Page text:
Any sort of bac­te­ria is a dead no for our beauty editor (and res­i­dent ger­mo­phobe) Moh Shuy­ing, but a trip to Seoul to dis­cover a skin­care line that works on the micro­organ­isms on our faces is mak­ing her re­think her big­gest pho­bia.

Female (Singapore) - - ON THE COVER -

A new skin­care line that works on micro­organ­isms makes our beauty editor re­think her pho­bia of bac­te­ria.

In­creas­ingly in re­cent years, both sci­en­tific and beauty re­search have been push­ing the case for bac­te­ria. Skin flora, as it’s known, and which refers to the micro­organ­isms that re­side on skin, could in fact help in the pur­suit of the per­fect com­plex­ion, it seems. It’s a thought bound to give ger­mo­phobes goose­bumps (or worse, a rash). I, for one, have largely been scep­ti­cal.

Any­one who knows me knows that clean­li­ness rules my life. I change my pil­low­case ev­ery three days, clean my mo­bile phone with an­tibac­te­rial wipes ev­ery night, and never touch my face with­out wash­ing my hands with soap. Still, I told my­self that there has to be some­thing to all the re­search sur­round­ing the ben­e­fits of skin flora.

Ac­cord­ing to Dr Ge­or­gia Lee, a GP with a spe­cial in­ter­est in aes­thet­ics, there are three types: one de­rives ben­e­fits from – but isn’t harm­ful to – the host (aka us), the sec­ond can cause dis­eases, and the third kind has a mu­tu­ally ben­e­fi­cial re­la­tion­ship with the host. Over at IDS clinic, Dr Ian Tan points out that we shouldn’t try to get rid of the bac­te­ria and micro­organ­isms liv­ing on our faces. “There is strong ev­i­dence to show that skin flora helps to con­trol the or­gan­isms that can cause dis­eases to hu­mans, mod­u­lates our im­mune re­sponse and skin bar­rier func­tion, and is in­te­gral to skin health,” he tells me.

To bet­ter un­der­stand how, I turned to the aca­demic Ju­lian March­esi, an ex­pert in the area as pro­fes­sor of clin­i­cal mi­crobe re­search and deputy direc­tor of the Cen­tre for Di­ges­tive and Gut Health at Im­pe­rial Col­lege Lon­don. “Don’t just think about skin as a sur­face,” he says. “There’s ac­tu­ally a colony of micro­organ­isms liv­ing on you that all have func­tions, many of which re­late to health.

“It is very im­por­tant to main­tain the bal­ance of skin flora be­cause our body works in uni­son with it. The micro­organ­isms act like a bar­rier to pro­tect skin from in­vad­ing or­gan­isms. Think of it as a sym­bi­otic re­la­tion­ship. We pro­vide them with some­where to live, and they pro­vide us with protection against or­gan­isms try­ing to get in.”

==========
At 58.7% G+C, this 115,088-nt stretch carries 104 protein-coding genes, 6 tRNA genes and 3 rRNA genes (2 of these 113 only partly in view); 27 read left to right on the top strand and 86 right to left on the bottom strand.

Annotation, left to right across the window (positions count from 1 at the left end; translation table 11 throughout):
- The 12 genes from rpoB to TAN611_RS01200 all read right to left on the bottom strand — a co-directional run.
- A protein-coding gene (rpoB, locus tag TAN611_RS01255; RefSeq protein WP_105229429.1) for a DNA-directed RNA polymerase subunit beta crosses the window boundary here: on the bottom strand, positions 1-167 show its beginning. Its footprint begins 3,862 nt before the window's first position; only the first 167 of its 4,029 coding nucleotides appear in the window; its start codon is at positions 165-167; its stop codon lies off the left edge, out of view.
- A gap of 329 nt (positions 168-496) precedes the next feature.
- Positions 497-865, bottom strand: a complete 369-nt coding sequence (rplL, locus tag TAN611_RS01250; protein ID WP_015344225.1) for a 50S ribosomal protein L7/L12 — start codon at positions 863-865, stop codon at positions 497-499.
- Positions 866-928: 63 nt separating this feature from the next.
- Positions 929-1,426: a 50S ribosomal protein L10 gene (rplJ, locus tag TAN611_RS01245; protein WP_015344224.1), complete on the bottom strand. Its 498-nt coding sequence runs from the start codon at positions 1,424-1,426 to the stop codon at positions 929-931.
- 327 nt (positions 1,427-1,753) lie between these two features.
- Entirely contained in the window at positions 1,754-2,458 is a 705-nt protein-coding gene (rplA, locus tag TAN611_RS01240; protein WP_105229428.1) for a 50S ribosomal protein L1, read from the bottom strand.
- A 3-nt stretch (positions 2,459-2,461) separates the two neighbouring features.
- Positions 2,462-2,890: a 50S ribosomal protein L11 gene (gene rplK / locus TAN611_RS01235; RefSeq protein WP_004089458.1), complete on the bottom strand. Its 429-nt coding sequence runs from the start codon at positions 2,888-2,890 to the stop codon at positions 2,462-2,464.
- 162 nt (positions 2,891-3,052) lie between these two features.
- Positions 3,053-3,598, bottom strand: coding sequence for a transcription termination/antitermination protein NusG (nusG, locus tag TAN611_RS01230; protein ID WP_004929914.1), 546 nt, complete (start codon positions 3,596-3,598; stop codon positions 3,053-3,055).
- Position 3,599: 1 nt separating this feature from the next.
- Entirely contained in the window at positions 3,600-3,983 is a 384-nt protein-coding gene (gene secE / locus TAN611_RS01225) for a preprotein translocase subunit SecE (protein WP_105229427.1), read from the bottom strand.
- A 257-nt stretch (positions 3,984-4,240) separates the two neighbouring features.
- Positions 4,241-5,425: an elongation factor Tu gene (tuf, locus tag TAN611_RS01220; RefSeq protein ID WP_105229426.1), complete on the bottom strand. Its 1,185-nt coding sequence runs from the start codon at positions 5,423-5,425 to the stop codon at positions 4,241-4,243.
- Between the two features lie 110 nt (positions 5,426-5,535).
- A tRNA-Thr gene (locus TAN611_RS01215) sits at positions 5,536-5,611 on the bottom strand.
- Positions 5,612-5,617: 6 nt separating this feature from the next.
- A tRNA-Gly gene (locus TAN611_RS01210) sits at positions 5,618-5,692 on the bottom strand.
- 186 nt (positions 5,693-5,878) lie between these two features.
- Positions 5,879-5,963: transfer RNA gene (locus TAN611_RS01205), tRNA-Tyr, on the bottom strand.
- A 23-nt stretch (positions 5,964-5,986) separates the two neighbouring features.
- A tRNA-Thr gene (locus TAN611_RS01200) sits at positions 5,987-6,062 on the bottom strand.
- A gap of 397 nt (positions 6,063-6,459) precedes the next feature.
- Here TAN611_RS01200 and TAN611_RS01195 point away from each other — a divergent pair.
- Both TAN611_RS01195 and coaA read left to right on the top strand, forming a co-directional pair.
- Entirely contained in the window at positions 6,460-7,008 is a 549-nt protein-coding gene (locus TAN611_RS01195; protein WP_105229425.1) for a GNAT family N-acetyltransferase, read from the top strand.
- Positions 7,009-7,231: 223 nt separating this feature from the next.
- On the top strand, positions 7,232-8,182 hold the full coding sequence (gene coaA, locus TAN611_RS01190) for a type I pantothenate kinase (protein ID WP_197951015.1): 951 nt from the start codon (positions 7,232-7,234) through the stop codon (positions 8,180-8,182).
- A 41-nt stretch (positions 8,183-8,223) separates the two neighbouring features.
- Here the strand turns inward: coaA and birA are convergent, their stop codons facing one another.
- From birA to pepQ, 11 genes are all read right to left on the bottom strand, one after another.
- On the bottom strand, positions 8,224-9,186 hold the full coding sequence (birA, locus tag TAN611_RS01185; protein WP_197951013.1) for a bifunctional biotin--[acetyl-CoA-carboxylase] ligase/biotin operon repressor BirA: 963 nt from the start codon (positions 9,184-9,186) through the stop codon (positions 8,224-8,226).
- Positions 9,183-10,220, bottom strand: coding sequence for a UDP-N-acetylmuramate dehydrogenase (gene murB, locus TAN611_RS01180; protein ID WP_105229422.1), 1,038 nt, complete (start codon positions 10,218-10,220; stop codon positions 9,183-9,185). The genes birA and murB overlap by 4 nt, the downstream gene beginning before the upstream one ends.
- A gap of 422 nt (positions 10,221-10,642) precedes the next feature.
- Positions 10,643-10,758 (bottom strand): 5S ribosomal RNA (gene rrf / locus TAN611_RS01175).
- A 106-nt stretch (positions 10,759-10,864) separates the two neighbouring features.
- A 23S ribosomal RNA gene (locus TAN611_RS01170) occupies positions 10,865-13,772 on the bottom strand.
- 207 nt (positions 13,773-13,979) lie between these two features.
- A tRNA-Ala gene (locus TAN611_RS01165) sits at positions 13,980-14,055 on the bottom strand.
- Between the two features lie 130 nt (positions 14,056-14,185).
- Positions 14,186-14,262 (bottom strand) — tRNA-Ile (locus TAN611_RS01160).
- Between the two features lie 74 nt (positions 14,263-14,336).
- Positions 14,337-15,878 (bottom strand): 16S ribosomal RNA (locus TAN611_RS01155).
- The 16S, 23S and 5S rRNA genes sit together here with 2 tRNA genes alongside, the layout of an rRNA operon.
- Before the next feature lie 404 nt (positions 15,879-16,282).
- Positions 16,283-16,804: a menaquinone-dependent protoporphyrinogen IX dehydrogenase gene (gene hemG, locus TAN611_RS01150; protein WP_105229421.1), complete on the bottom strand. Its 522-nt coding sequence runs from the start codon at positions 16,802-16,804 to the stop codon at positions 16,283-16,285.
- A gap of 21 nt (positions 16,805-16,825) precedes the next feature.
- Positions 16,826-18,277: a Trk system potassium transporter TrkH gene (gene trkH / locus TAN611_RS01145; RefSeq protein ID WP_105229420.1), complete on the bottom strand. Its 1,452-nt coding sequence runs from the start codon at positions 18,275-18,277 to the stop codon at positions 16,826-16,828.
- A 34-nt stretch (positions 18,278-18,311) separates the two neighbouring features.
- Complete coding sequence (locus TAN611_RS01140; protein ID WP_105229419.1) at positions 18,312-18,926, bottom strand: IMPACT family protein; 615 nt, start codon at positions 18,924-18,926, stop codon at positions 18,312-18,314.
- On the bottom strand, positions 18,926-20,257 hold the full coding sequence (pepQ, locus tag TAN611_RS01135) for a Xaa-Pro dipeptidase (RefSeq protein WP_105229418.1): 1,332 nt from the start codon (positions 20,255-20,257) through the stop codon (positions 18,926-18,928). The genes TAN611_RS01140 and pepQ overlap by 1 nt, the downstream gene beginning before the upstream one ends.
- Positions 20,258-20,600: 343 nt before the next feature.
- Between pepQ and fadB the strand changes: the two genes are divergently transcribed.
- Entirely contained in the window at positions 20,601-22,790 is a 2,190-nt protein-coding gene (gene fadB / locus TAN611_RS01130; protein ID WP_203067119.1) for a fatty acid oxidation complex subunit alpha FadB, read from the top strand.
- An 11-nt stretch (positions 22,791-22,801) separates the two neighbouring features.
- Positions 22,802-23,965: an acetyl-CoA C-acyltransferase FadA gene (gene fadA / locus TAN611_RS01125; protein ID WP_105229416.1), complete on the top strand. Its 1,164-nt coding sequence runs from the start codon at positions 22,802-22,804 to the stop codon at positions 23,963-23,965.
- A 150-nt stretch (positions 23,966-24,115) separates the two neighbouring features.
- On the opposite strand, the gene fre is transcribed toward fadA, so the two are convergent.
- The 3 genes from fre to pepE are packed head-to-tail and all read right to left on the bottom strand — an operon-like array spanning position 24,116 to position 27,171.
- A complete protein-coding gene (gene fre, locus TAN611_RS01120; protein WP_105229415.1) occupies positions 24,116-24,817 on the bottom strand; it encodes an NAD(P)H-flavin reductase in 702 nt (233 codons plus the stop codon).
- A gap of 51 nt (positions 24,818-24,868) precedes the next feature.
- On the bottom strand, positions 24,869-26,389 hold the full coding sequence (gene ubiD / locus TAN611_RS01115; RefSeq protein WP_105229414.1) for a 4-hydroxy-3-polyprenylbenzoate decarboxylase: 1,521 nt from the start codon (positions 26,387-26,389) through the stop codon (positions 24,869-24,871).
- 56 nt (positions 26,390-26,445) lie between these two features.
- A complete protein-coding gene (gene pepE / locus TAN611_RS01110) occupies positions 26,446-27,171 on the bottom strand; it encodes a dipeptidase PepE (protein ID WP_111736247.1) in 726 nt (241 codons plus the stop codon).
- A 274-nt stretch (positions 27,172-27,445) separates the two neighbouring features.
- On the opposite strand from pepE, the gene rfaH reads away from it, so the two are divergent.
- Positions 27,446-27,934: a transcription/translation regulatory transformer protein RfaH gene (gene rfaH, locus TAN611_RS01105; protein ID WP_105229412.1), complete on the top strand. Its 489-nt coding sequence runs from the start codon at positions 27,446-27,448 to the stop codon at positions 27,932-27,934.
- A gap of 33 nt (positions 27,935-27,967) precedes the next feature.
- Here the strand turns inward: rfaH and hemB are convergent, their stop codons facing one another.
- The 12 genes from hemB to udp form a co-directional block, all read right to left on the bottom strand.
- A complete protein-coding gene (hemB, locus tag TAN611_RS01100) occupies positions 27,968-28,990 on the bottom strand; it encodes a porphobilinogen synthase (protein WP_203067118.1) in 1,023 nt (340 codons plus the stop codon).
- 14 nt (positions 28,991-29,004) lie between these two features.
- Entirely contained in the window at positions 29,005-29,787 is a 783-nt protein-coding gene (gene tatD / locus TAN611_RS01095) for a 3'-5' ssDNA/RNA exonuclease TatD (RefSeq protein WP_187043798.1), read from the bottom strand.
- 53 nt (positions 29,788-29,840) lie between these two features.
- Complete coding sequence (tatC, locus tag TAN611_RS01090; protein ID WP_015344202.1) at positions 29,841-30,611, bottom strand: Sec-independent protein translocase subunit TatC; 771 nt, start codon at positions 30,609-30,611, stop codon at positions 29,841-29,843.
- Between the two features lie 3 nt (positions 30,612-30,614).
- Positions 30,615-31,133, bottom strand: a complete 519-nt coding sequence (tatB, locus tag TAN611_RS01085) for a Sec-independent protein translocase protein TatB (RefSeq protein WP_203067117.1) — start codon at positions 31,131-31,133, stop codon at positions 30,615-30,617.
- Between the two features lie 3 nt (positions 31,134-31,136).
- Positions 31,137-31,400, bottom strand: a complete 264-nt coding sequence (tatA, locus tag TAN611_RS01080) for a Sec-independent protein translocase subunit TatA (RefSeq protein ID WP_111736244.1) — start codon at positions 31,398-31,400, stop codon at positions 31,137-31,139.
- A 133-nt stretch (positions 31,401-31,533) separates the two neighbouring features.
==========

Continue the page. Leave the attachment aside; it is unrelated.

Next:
This ex­plains the rise – and grow­ing in­ter­est – in prod­ucts that work to con­trol or sta­bilise skin flora. (They in­clude top­i­cal phar­ma­ceu­ti­cals, points out Dr Tan.) But French lux­ury gi­ant Dior is go­ing one step fur­ther to not just bal­ance, but also ac­tively en­cour­age “good” skin flora be­hav­iour with its re­for­mu­lated Dior Hy­dra Life range.

At the heart of it is haber­lea leaf ex­tract, which has been found to stim­u­late skin flora to pro­duce more lipids, fatty acids and humec­tants, thereby boost­ing skin’s mois­ture re­ten­tion abil­i­ties and strength­en­ing its pro­tec­tive bar­rier for health­ier skin. When this hap­pens, skin cells will in turn pro­duce pro­teins and see an in­crease in nat­u­ral mois­tur­is­ing fac­tors, hy­drat­ing and strength­en­ing skin’s bar­rier even more.

“The usual ap­proach to skin flora in cos­met­ics has been to main­tain the bal­ance of good and bad ones,” says Edouard Mau­vais-Jarvis, Par­fums Chris­tian Dior’s en­vi­ron­men­tal and sci­en­tific com­mu­ni­ca­tion direc­tor. “The skin is an ecosys­tem, but very of­ten peo­ple for­get (that skin flora is like) a fourth layer of skin. This is the first time that skin flora is be­ing used in skin­care this way.”

The up­dated Dior Hy­dra Life line spans nine prod­ucts: an essence, a mois­turiser, three masks and four cleansers ($62-$110). How­ever, the all im­por­tant haber­lea leaf ex­tract is only added to the Deep Hy­dra­tion Sor­bet Wa­ter Essence, Fresh Hy­dra­tion Sor­bet Creme, and Ex­tra Plump Smooth Balm Mask (the only leave-on prod­uct among the range’s trio of face masks). Ac­cord­ing to Mau­vaisJarvis, the brand was se­lec­tive be­cause it did not see much sense in in­clud­ing it in skin­care prod­ucts that would be washed off fairly quickly.

An­chor­ing the full range, though, is mal­low ex­tract, which has long been a core in­gre­di­ent in Hy­dra Life. It sup­pos­edly stim­u­lates wa­ter cir­cu­la­tion in the deeper lay­ers of skin to boost hy­dra­tion, help­ing cells to per­form op­ti­mally. To­gether with haber­lea ex­tract, skin is said to be­come stronger, health­ier and more hy­drated.

In a nut­shell, think of this as a col­lec­tion of pro­bi­otics for your face that boosts “help­ful” bac­te­ria and micro­organ­isms to keep skin healthy. Putting it to the test, I found the two star prod­ucts – the essence and mois­turiser – light­weight, with a cool­ing sen­sa­tion that’s per­fect for use in our humid weather. Plus, the for­mer has fruit acids to tone and brighten, while the lat­ter in­tensely hy­drates, leav­ing a glow with­out ex­ces­sive shine.

The most sur­pris­ing re­sult was how fresh and dewy my com­plex­ion looked af­ter. My pores looked more re­fined, and there was no tight­ness or oili­ness vis­i­ble even af­ter a gru­elling 12-hour work day. No, I still can’t bring my­self to touch my face with­out thor­oughly wash­ing my hands. And don’t get me started on the grav­ity of a dirty phone on skin. But with these bot­tles of “bac­te­ria”, I’ll re­lent a lit­tle.


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